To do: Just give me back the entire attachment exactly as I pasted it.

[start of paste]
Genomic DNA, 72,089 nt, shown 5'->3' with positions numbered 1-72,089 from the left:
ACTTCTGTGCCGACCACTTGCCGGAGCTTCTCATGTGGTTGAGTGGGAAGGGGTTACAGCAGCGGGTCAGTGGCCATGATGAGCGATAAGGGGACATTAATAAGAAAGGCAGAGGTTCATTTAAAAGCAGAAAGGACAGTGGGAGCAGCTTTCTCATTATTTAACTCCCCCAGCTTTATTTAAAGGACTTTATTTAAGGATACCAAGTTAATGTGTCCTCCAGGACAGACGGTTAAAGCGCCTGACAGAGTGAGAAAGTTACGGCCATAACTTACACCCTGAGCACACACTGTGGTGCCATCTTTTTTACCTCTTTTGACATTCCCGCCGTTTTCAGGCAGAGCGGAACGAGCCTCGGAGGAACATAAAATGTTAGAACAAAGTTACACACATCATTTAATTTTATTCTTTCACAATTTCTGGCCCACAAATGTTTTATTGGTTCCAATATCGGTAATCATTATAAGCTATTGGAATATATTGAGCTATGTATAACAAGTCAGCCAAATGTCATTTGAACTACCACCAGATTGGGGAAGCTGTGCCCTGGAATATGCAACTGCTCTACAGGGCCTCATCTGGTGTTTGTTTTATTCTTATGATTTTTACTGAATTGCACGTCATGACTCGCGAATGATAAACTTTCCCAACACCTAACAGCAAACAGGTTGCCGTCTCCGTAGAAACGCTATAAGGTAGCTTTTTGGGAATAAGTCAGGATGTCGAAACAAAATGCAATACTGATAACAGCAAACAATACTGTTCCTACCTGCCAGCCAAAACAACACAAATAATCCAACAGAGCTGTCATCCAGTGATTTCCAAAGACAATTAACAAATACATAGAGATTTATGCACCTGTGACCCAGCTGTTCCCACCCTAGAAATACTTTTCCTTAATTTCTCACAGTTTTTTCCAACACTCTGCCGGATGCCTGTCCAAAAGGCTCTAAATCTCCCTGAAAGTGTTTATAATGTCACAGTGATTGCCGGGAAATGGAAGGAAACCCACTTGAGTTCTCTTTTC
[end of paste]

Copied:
Genomic DNA, 72,089 nt, shown 5'->3' with positions numbered 1-72,089 from the left:
ACTTCTGTGCCGACCACTTGCCGGAGCTTCTCATGTGGTTGAGTGGGAAGGGGTTACAGCAGCGGGTCAGTGGCCATGATGAGCGATAAGGGGACATTAATAAGAAAGGCAGAGGTTCATTTAAAAGCAGAAAGGACAGTGGGAGCAGCTTTCTCATTATTTAACTCCCCCAGCTTTATTTAAAGGACTTTATTTAAGGATACCAAGTTAATGTGTCCTCCAGGACAGACGGTTAAAGCGCCTGACAGAGTGAGAAAGTTACGGCCATAACTTACACCCTGAGCACACACTGTGGTGCCATCTTTTTTACCTCTTTTGACATTCCCGCCGTTTTCAGGCAGAGCGGAACGAGCCTCGGAGGAACATAAAATGTTAGAACAAAGTTACACACATCATTTAATTTTATTCTTTCACAATTTCTGGCCCACAAATGTTTTATTGGTTCCAATATCGGTAATCATTATAAGCTATTGGAATATATTGAGCTATGTATAACAAGTCAGCCAAATGTCATTTGAACTACCACCAGATTGGGGAAGCTGTGCCCTGGAATATGCAACTGCTCTACAGGGCCTCATCTGGTGTTTGTTTTATTCTTATGATTTTTACTGAATTGCACGTCATGACTCGCGAATGATAAACTTTCCCAACACCTAACAGCAAACAGGTTGCCGTCTCCGTAGAAACGCTATAAGGTAGCTTTTTGGGAATAAGTCAGGATGTCGAAACAAAATGCAATACTGATAACAGCAAACAATACTGTTCCTACCTGCCAGCCAAAACAACACAAATAATCCAACAGAGCTGTCATCCAGTGATTTCCAAAGACAATTAACAAATACATAGAGATTTATGCACCTGTGACCCAGCTGTTCCCACCCTAGAAATACTTTTCCTTAATTTCTCACAGTTTTTTCCAACACTCTGCCGGATGCCTGTCCAAAAGGCTCTAAATCTCCCTGAAAGTGTTTATAATGTCACAGTGATTGCCGGGAAATGGAAGGAAACCCACTTGAGTTCTCTTTTC